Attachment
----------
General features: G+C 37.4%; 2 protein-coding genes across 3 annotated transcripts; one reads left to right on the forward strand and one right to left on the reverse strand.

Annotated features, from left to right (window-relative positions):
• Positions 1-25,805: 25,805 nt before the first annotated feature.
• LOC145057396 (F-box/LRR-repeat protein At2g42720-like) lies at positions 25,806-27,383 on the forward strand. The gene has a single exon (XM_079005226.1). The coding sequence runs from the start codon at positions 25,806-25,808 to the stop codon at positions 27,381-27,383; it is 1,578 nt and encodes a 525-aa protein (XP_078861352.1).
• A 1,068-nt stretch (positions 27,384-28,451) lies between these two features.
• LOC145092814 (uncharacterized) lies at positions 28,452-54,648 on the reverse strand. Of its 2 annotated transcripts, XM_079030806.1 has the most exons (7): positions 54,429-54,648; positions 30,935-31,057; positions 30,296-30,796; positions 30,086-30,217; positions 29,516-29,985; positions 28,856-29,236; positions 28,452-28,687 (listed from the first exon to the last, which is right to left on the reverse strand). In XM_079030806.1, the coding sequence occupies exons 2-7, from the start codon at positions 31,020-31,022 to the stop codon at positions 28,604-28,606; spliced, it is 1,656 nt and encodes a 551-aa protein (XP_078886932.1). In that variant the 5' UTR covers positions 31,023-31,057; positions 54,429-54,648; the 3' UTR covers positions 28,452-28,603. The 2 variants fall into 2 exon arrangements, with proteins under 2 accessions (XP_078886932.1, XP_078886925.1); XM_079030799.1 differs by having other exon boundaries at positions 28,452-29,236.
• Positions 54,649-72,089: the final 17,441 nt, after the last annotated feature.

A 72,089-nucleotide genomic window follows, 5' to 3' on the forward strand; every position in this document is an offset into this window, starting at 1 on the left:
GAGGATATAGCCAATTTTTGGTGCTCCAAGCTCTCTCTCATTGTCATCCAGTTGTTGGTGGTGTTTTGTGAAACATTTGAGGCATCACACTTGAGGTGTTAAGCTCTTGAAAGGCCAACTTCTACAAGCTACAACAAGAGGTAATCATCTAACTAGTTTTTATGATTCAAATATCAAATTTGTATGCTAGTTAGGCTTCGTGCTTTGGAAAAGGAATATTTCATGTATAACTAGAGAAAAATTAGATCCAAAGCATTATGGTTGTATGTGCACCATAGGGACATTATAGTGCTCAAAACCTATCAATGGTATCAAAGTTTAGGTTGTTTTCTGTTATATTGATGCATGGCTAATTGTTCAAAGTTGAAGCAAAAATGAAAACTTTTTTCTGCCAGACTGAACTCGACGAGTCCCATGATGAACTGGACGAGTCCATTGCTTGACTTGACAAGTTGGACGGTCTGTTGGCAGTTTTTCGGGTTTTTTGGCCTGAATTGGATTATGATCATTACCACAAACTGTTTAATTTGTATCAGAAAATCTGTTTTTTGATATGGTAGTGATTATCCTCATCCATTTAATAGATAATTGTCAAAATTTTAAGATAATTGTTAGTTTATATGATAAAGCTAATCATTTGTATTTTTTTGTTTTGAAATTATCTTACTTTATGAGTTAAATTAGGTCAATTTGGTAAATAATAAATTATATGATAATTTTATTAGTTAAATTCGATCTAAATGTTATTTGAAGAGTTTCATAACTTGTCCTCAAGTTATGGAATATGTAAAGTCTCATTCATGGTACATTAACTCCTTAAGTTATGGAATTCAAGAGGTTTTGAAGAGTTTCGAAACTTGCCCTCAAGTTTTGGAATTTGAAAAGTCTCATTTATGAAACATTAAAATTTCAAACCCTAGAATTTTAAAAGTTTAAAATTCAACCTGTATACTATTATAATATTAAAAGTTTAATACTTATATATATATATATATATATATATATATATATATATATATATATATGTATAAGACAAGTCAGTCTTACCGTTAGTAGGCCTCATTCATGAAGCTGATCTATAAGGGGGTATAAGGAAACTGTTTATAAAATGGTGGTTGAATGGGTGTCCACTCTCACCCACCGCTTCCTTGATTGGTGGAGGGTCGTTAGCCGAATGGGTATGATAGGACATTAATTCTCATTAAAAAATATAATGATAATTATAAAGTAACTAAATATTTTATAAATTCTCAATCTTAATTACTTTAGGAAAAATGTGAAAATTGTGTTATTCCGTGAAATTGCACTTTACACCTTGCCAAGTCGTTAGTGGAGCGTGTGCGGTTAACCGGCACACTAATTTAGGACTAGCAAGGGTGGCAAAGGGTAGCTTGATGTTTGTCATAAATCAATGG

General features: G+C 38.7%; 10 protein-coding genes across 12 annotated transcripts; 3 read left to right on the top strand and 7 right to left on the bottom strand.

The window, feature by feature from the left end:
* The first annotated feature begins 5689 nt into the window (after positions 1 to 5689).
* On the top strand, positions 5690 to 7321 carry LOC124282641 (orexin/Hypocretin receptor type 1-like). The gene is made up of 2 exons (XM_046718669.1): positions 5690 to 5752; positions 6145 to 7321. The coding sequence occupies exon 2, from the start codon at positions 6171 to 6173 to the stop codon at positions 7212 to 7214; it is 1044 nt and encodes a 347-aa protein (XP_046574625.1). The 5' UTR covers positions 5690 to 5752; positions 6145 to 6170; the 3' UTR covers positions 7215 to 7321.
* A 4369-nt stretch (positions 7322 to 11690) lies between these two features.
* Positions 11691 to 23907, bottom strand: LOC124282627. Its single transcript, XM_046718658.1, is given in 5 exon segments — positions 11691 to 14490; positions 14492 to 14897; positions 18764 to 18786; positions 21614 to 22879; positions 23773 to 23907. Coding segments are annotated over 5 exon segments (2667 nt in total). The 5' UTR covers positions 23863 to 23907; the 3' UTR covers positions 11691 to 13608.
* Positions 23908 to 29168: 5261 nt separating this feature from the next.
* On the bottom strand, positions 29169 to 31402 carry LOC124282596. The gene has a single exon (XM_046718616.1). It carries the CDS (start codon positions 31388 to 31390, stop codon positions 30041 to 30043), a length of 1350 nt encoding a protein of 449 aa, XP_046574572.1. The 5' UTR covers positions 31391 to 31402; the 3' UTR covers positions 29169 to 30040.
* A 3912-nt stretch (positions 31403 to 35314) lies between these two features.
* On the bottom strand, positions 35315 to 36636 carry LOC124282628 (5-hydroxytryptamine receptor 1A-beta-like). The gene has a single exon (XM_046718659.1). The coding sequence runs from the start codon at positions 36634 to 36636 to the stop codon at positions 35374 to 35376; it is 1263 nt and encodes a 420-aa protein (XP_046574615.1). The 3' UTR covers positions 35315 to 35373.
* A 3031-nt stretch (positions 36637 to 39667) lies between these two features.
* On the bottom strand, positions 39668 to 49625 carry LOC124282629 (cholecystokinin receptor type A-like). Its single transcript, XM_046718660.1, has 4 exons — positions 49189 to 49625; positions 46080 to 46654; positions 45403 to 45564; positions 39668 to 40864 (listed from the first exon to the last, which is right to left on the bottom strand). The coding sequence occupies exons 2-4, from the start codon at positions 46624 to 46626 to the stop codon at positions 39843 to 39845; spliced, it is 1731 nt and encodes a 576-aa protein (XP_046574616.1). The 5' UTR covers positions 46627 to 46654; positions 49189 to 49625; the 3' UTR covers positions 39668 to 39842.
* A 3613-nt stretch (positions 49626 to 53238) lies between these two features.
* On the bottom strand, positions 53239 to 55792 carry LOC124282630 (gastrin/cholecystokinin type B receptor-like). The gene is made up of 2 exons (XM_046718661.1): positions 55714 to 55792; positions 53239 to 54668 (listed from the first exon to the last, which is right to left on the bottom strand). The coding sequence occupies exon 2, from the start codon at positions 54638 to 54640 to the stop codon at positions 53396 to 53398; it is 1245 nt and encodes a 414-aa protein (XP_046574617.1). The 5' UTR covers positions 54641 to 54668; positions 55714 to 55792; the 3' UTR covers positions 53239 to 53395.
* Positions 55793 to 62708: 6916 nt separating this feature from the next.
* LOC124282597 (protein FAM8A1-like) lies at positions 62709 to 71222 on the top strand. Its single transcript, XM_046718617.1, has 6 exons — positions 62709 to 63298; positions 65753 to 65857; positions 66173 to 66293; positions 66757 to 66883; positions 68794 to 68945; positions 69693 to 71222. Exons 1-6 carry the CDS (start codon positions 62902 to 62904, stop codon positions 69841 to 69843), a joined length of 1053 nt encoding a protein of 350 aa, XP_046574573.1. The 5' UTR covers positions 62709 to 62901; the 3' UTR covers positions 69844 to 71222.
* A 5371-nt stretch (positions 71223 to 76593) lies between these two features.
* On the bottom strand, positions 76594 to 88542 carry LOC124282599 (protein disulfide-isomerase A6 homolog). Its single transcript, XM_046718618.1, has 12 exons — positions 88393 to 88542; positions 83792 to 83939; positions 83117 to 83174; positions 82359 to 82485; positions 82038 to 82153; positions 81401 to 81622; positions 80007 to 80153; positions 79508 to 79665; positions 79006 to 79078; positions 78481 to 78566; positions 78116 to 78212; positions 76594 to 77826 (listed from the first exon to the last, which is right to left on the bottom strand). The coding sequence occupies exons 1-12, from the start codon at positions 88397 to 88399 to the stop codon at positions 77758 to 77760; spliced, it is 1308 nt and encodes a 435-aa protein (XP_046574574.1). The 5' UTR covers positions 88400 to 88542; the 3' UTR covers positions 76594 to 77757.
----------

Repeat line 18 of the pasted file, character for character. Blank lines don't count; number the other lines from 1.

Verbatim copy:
* A 3912-nt stretch (positions 31403 to 35314) lies between these two features.